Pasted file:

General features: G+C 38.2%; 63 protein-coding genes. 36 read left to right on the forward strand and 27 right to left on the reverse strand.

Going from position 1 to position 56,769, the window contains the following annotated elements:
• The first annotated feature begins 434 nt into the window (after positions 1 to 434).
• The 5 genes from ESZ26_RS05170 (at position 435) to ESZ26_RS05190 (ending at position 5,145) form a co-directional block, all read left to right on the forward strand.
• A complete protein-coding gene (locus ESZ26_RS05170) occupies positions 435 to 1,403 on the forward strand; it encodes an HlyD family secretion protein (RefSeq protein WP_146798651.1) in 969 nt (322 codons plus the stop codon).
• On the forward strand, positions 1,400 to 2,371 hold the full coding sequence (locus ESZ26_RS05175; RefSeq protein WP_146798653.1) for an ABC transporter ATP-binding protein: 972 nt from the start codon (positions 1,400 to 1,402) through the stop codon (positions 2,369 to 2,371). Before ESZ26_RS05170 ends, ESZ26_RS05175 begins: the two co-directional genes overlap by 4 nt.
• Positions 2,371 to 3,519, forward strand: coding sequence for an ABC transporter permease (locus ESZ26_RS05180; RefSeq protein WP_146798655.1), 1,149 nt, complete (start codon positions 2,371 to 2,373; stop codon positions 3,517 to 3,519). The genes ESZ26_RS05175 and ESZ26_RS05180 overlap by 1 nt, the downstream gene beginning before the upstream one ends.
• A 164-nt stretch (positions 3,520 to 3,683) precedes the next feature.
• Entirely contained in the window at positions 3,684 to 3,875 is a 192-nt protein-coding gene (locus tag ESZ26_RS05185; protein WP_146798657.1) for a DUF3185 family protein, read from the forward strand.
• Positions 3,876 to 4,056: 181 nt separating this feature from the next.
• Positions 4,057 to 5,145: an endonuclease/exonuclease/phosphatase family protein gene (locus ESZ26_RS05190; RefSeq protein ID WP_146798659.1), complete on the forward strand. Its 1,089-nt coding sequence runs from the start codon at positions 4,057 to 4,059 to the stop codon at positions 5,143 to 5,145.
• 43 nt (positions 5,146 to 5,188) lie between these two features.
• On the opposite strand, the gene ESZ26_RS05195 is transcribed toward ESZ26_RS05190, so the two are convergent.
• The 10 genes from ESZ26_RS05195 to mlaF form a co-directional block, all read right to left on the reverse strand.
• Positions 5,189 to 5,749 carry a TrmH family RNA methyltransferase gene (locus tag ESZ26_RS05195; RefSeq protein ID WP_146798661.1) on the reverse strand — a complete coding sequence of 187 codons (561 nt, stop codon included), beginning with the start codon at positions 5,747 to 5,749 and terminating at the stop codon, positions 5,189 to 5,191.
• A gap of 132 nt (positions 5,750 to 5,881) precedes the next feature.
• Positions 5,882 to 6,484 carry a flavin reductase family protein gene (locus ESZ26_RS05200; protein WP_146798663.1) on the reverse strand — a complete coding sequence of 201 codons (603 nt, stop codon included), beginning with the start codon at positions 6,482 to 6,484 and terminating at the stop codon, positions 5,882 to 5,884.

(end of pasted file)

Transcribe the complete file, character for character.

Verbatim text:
General features: G+C 38.2%; 63 protein-coding genes. 36 read left to right on the forward strand and 27 right to left on the reverse strand.

Going from position 1 to position 56,769, the window contains the following annotated elements:
• The first annotated feature begins 434 nt into the window (after positions 1 to 434).
• The 5 genes from ESZ26_RS05170 (at position 435) to ESZ26_RS05190 (ending at position 5,145) form a co-directional block, all read left to right on the forward strand.
• A complete protein-coding gene (locus ESZ26_RS05170) occupies positions 435 to 1,403 on the forward strand; it encodes an HlyD family secretion protein (RefSeq protein WP_146798651.1) in 969 nt (322 codons plus the stop codon).
• On the forward strand, positions 1,400 to 2,371 hold the full coding sequence (locus ESZ26_RS05175; RefSeq protein WP_146798653.1) for an ABC transporter ATP-binding protein: 972 nt from the start codon (positions 1,400 to 1,402) through the stop codon (positions 2,369 to 2,371). Before ESZ26_RS05170 ends, ESZ26_RS05175 begins: the two co-directional genes overlap by 4 nt.
• Positions 2,371 to 3,519, forward strand: coding sequence for an ABC transporter permease (locus ESZ26_RS05180; RefSeq protein WP_146798655.1), 1,149 nt, complete (start codon positions 2,371 to 2,373; stop codon positions 3,517 to 3,519). The genes ESZ26_RS05175 and ESZ26_RS05180 overlap by 1 nt, the downstream gene beginning before the upstream one ends.
• A 164-nt stretch (positions 3,520 to 3,683) precedes the next feature.
• Entirely contained in the window at positions 3,684 to 3,875 is a 192-nt protein-coding gene (locus tag ESZ26_RS05185; protein WP_146798657.1) for a DUF3185 family protein, read from the forward strand.
• Positions 3,876 to 4,056: 181 nt separating this feature from the next.
• Positions 4,057 to 5,145: an endonuclease/exonuclease/phosphatase family protein gene (locus ESZ26_RS05190; RefSeq protein ID WP_146798659.1), complete on the forward strand. Its 1,089-nt coding sequence runs from the start codon at positions 4,057 to 4,059 to the stop codon at positions 5,143 to 5,145.
• 43 nt (positions 5,146 to 5,188) lie between these two features.
• On the opposite strand, the gene ESZ26_RS05195 is transcribed toward ESZ26_RS05190, so the two are convergent.
• The 10 genes from ESZ26_RS05195 to mlaF form a co-directional block, all read right to left on the reverse strand.
• Positions 5,189 to 5,749 carry a TrmH family RNA methyltransferase gene (locus tag ESZ26_RS05195; RefSeq protein ID WP_146798661.1) on the reverse strand — a complete coding sequence of 187 codons (561 nt, stop codon included), beginning with the start codon at positions 5,747 to 5,749 and terminating at the stop codon, positions 5,189 to 5,191.
• A gap of 132 nt (positions 5,750 to 5,881) precedes the next feature.
• Positions 5,882 to 6,484 carry a flavin reductase family protein gene (locus ESZ26_RS05200; protein WP_146798663.1) on the reverse strand — a complete coding sequence of 201 codons (603 nt, stop codon included), beginning with the start codon at positions 6,482 to 6,484 and terminating at the stop codon, positions 5,882 to 5,884.